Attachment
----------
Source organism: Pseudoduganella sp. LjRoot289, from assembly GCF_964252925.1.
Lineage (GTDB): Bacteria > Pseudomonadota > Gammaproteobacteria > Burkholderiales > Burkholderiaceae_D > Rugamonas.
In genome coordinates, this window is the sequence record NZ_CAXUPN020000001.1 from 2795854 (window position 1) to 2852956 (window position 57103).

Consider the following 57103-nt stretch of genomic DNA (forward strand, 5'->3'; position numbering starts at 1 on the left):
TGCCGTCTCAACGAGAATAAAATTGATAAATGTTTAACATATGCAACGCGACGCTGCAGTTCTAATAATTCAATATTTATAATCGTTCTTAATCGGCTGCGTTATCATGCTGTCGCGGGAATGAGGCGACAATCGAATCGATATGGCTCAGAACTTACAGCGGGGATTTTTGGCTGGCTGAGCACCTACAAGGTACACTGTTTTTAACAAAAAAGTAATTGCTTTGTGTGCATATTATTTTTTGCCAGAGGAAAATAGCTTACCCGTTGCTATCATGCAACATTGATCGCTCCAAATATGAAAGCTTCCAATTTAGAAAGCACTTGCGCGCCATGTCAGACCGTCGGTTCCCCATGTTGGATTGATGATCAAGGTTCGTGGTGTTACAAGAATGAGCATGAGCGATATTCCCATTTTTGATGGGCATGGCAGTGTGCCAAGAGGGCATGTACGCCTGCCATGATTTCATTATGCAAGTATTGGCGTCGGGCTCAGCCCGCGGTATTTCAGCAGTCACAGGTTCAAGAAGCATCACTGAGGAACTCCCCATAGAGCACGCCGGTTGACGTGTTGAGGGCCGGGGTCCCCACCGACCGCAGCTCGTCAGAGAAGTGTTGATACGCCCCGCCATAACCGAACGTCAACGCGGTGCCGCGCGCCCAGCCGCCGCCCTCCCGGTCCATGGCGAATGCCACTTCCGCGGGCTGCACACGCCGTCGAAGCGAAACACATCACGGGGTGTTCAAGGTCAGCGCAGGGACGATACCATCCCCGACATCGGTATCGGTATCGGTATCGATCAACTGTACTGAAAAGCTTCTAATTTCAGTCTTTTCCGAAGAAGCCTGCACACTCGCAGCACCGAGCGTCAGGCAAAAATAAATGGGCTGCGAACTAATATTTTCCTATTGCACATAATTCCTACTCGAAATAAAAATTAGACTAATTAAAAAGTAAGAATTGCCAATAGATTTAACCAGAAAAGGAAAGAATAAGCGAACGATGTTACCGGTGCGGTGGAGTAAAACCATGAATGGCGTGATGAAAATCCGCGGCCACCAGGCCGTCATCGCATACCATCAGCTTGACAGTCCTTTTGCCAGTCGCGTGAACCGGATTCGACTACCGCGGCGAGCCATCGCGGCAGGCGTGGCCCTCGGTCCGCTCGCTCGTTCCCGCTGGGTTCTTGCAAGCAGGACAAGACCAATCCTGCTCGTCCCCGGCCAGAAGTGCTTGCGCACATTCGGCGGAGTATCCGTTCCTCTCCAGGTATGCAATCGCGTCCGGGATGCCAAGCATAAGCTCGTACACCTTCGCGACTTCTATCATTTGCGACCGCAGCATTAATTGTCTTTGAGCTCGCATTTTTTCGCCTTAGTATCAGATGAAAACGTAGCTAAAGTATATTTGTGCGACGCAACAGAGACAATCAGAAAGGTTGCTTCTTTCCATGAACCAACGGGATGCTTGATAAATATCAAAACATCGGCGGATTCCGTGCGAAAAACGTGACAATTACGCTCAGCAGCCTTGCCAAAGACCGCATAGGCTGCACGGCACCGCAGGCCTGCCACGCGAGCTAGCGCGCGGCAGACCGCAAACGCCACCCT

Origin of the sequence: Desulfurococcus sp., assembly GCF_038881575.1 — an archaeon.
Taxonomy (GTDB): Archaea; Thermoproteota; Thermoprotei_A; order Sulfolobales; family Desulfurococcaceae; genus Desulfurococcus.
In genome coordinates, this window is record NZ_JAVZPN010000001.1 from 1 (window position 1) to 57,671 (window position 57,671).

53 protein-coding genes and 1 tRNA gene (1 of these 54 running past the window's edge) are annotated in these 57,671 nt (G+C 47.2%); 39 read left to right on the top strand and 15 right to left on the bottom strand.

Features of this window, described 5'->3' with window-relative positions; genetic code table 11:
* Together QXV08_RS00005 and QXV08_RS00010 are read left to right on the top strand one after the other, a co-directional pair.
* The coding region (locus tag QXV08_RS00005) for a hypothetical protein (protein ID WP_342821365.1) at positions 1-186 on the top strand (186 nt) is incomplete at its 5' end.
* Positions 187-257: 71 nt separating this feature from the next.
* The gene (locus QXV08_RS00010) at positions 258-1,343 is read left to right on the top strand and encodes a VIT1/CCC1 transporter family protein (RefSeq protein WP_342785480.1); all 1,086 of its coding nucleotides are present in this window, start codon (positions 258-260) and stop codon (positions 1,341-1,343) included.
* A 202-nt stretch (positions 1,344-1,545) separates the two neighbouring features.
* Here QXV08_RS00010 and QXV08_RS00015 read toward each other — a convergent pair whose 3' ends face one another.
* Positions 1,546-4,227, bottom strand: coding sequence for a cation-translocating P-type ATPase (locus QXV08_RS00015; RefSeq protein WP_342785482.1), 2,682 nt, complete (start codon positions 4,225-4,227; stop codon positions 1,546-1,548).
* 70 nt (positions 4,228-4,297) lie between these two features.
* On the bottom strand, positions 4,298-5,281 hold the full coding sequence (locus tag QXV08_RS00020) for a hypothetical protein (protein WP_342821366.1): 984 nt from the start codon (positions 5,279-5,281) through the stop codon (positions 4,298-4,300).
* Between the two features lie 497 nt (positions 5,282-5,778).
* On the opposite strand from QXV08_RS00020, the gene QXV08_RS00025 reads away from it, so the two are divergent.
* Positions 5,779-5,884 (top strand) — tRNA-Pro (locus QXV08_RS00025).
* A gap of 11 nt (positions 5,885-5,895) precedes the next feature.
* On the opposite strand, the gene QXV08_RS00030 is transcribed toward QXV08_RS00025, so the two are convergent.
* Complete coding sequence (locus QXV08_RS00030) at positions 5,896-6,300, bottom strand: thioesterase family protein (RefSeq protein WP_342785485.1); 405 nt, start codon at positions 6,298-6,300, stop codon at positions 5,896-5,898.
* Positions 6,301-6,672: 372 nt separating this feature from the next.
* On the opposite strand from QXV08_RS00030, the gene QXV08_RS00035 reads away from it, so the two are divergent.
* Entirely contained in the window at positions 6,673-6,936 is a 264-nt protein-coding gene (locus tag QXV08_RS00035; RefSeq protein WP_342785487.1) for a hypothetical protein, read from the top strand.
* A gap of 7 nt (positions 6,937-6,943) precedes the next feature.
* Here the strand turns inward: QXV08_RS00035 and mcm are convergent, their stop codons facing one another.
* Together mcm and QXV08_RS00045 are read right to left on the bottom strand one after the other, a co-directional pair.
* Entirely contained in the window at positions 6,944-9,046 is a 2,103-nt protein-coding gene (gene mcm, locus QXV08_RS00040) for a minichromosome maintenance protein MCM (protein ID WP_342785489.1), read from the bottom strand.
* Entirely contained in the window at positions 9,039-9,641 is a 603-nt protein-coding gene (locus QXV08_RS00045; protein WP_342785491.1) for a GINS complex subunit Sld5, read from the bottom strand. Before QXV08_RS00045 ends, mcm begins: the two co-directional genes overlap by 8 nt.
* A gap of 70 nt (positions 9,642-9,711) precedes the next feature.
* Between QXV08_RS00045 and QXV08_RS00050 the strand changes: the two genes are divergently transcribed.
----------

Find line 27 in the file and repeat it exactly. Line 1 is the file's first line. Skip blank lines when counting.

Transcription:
* On the opposite strand from QXV08_RS00030, the gene QXV08_RS00035 reads away from it, so the two are divergent.